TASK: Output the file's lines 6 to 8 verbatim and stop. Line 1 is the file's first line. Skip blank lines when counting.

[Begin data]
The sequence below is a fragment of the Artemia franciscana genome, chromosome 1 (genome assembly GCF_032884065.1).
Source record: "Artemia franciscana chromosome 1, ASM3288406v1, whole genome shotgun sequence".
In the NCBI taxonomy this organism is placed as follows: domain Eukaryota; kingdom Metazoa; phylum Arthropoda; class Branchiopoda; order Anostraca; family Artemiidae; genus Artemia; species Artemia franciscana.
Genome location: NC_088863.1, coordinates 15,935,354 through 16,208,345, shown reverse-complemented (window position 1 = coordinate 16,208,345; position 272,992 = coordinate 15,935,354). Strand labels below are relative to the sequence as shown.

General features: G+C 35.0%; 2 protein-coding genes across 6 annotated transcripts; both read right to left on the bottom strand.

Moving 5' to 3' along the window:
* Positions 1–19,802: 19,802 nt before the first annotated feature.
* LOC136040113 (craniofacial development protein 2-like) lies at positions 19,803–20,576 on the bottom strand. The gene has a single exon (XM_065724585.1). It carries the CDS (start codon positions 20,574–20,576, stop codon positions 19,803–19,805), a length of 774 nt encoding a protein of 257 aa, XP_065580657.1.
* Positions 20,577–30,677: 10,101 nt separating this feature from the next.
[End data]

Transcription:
Moving 5' to 3' along the window:
* Positions 1–19,802: 19,802 nt before the first annotated feature.
* LOC136040113 (craniofacial development protein 2-like) lies at positions 19,803–20,576 on the bottom strand. The gene has a single exon (XM_065724585.1). It carries the CDS (start codon positions 20,574–20,576, stop codon positions 19,803–19,805), a length of 774 nt encoding a protein of 257 aa, XP_065580657.1.